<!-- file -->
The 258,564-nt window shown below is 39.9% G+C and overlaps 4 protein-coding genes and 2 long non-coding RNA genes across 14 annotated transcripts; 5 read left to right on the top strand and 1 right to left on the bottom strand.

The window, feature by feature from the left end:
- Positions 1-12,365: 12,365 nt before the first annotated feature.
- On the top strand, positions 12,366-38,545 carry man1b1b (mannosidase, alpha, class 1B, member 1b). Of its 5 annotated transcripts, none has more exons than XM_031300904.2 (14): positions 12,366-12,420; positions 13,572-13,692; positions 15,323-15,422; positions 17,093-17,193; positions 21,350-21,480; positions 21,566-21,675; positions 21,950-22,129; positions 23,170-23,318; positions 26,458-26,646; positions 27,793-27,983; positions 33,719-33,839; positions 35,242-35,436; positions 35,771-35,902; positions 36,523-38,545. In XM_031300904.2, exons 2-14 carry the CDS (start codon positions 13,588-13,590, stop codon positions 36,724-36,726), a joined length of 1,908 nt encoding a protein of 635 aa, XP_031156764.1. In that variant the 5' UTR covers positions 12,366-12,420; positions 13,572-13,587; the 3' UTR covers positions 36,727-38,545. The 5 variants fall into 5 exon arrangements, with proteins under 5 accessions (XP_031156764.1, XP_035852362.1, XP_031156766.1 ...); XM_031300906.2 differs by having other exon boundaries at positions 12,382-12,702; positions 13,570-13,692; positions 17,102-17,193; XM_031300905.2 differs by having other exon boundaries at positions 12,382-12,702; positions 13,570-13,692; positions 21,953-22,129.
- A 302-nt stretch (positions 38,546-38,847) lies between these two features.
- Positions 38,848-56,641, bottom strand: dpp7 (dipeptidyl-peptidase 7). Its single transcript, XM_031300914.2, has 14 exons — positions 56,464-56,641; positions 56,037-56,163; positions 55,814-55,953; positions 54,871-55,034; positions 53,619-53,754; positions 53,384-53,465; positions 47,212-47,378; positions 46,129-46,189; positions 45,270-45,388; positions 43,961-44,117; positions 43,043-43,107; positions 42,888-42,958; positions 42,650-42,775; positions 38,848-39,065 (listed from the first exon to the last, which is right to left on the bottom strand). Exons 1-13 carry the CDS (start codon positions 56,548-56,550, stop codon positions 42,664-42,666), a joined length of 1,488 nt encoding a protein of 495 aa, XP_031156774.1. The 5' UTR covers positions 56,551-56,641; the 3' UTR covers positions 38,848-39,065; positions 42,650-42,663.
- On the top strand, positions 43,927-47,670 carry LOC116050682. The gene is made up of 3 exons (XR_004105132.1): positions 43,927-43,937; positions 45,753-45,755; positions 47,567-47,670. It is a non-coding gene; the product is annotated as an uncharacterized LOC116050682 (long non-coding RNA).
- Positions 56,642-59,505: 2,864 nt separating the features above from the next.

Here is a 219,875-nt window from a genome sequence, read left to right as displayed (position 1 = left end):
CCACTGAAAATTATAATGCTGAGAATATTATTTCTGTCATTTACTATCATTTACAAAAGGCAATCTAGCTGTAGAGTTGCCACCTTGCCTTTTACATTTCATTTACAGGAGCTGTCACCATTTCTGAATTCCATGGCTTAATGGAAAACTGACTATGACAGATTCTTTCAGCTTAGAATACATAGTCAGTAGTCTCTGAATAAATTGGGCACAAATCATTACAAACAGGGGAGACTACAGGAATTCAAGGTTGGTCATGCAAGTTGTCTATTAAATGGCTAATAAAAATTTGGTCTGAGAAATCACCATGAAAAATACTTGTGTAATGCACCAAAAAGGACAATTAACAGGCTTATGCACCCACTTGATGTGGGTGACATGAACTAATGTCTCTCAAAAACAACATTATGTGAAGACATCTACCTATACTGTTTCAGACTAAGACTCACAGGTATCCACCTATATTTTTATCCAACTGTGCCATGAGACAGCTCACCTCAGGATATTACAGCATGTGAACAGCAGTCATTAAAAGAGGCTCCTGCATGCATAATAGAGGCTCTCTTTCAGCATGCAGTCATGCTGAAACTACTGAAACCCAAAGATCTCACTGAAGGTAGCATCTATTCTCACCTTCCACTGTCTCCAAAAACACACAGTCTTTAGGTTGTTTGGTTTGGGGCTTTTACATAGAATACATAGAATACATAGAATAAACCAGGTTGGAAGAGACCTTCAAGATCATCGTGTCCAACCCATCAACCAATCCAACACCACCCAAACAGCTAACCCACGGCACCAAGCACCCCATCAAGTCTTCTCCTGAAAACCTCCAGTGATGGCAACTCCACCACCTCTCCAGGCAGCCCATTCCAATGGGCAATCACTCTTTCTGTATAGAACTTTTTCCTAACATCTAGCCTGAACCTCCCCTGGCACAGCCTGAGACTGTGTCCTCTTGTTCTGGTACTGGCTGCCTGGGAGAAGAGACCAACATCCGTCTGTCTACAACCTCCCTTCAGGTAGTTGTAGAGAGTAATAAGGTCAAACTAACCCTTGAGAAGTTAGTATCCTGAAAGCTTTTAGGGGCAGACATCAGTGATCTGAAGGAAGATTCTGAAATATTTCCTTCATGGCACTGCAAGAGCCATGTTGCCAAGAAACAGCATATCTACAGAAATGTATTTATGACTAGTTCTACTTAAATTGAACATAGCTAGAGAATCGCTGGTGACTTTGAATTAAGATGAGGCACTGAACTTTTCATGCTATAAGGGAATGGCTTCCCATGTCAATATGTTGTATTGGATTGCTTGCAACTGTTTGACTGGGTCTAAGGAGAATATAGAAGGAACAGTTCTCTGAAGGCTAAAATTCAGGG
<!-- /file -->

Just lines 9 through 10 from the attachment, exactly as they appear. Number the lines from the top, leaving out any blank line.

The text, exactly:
Here is a 219,875-nt window from a genome sequence, read left to right as displayed (position 1 = left end):
CCACTGAAAATTATAATGCTGAGAATATTATTTCTGTCATTTACTATCATTTACAAAAGGCAATCTAGCTGTAGAGTTGCCACCTTGCCTTTTACATTTCATTTACAGGAGCTGTCACCATTTCTGAATTCCATGGCTTAATGGAAAACTGACTATGACAGATTCTTTCAGCTTAGAATACATAGTCAGTAGTCTCTGAATAAATTGGGCACAAATCATTACAAACAGGGGAGACTACAGGAATTCAAGGTTGGTCATGCAAGTTGTCTATTAAATGGCTAATAAAAATTTGGTCTGAGAAATCACCATGAAAAATACTTGTGTAATGCACCAAAAAGGACAATTAACAGGCTTATGCACCCACTTGATGTGGGTGACATGAACTAATGTCTCTCAAAAACAACATTATGTGAAGACATCTACCTATACTGTTTCAGACTAAGACTCACAGGTATCCACCTATATTTTTATCCAACTGTGCCATGAGACAGCTCACCTCAGGATATTACAGCATGTGAACAGCAGTCATTAAAAGAGGCTCCTGCATGCATAATAGAGGCTCTCTTTCAGCATGCAGTCATGCTGAAACTACTGAAACCCAAAGATCTCACTGAAGGTAGCATCTATTCTCACCTTCCACTGTCTCCAAAAACACACAGTCTTTAGGTTGTTTGGTTTGGGGCTTTTACATAGAATACATAGAATACATAGAATAAACCAGGTTGGAAGAGACCTTCAAGATCATCGTGTCCAACCCATCAACCAATCCAACACCACCCAAACAGCTAACCCACGGCACCAAGCACCCCATCAAGTCTTCTCCTGAAAACCTCCAGTGATGGCAACTCCACCACCTCTCCAGGCAGCCCATTCCAATGGGCAATCACTCTTTCTGTATAGAACTTTTTCCTAACATCTAGCCTGAACCTCCCCTGGCACAGCCTGAGACTGTGTCCTCTTGTTCTGGTACTGGCTGCCTGGGAGAAGAGACCAACATCCGTCTGTCTACAACCTCCCTTCAGGTAGTTGTAGAGAGTAATAAGGTCAAACTAACCCTTGAGAAGTTAGTATCCTGAAAGCTTTTAGGGGCAGACATCAGTGATCTGAAGGAAGATTCTGAAATATTTCCTTCATGGCACTGCAAGAGCCATGTTGCCAAGAAACAGCATATCTACAGAAATGTATTTATGACTAGTTCTACTTAAATTGAACATAGCTAGAGAATCGCTGGTGACTTTGAATTAAGATGAGGCACTGAACTTTTCATGCTATAAGGGAATGGCTTCCCATGTCAATATGTTGTATTGGATTGCTTGCAACTGTTTGACTGGGTCTAAGGAGAATATAGAAGGAACAGTTCTCTGAAGGCTAAAATTCAGGG